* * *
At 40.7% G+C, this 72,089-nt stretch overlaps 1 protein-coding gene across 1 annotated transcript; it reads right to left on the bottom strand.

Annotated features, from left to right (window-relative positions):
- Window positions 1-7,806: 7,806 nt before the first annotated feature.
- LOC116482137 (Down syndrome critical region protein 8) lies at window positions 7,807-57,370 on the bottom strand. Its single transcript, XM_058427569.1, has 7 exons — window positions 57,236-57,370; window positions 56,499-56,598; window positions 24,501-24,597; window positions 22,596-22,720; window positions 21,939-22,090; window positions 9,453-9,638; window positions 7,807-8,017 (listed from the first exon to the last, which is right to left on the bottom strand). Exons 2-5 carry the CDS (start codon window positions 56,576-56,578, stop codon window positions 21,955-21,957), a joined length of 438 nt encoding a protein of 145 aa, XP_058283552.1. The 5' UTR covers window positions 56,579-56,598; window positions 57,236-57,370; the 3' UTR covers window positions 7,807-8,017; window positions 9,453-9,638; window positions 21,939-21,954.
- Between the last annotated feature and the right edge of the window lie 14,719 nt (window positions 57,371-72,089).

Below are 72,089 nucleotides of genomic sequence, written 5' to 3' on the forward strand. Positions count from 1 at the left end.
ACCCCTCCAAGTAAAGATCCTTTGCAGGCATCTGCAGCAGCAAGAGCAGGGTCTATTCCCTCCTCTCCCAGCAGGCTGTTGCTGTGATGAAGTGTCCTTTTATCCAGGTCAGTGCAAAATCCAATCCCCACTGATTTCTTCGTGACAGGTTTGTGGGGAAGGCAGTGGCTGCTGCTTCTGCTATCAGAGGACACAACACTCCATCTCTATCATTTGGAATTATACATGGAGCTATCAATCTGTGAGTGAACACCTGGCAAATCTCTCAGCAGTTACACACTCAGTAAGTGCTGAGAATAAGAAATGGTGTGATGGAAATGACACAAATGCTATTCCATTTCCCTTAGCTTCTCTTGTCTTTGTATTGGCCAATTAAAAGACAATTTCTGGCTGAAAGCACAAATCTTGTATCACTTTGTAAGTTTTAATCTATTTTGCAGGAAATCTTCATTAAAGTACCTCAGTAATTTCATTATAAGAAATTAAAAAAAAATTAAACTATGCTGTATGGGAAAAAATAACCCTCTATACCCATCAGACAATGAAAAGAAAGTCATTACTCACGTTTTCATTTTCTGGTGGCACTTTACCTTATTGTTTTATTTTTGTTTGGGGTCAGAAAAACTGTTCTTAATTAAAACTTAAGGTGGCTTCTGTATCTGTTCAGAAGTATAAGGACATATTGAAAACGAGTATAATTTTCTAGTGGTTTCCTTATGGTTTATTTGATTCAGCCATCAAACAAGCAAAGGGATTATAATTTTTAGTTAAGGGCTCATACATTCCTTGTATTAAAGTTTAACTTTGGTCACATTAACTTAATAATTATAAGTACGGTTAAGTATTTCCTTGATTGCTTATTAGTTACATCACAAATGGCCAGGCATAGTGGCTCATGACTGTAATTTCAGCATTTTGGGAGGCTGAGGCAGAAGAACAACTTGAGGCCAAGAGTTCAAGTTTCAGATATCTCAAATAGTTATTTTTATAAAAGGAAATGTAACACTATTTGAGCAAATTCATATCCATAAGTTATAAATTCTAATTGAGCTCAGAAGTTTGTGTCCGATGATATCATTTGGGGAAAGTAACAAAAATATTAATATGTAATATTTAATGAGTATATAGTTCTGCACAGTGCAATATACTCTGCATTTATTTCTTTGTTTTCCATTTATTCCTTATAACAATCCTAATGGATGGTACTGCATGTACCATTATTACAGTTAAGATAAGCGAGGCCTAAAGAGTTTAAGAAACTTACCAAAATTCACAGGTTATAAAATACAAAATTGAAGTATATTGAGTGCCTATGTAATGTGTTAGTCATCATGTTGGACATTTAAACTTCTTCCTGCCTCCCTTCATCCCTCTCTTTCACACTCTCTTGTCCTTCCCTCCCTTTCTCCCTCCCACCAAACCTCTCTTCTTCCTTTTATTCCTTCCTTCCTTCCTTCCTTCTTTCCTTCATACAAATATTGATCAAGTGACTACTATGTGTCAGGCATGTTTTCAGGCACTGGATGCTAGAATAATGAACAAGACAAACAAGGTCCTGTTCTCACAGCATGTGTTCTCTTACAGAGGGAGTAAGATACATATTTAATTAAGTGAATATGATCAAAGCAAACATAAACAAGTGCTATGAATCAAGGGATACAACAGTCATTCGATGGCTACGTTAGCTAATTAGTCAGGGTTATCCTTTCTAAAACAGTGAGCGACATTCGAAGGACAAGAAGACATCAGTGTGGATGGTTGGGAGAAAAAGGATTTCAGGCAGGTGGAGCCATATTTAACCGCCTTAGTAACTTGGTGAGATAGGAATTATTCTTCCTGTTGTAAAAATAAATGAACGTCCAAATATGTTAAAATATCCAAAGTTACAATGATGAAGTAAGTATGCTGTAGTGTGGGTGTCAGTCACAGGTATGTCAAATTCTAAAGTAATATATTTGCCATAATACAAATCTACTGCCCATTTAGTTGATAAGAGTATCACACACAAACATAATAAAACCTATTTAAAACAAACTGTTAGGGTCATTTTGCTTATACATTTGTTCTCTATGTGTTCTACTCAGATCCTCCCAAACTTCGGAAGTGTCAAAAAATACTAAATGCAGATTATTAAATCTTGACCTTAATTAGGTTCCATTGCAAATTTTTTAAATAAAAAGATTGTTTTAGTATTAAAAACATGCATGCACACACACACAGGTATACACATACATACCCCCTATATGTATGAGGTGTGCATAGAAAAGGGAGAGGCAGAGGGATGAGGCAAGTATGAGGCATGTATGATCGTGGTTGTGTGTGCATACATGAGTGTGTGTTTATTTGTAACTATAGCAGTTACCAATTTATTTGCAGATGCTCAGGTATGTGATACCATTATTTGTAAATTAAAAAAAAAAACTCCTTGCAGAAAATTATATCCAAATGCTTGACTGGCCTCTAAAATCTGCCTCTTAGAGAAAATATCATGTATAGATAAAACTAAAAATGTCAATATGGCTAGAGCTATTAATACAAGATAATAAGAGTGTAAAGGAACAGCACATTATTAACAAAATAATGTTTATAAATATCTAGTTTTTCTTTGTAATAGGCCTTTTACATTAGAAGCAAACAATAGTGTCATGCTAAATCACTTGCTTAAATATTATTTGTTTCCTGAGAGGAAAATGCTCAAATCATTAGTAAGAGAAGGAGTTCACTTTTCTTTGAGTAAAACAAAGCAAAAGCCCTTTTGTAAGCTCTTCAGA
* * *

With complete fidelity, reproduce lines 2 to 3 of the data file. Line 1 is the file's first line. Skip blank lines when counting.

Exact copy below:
Annotated features, from left to right (window-relative positions):
- Window positions 1-7,806: 7,806 nt before the first annotated feature.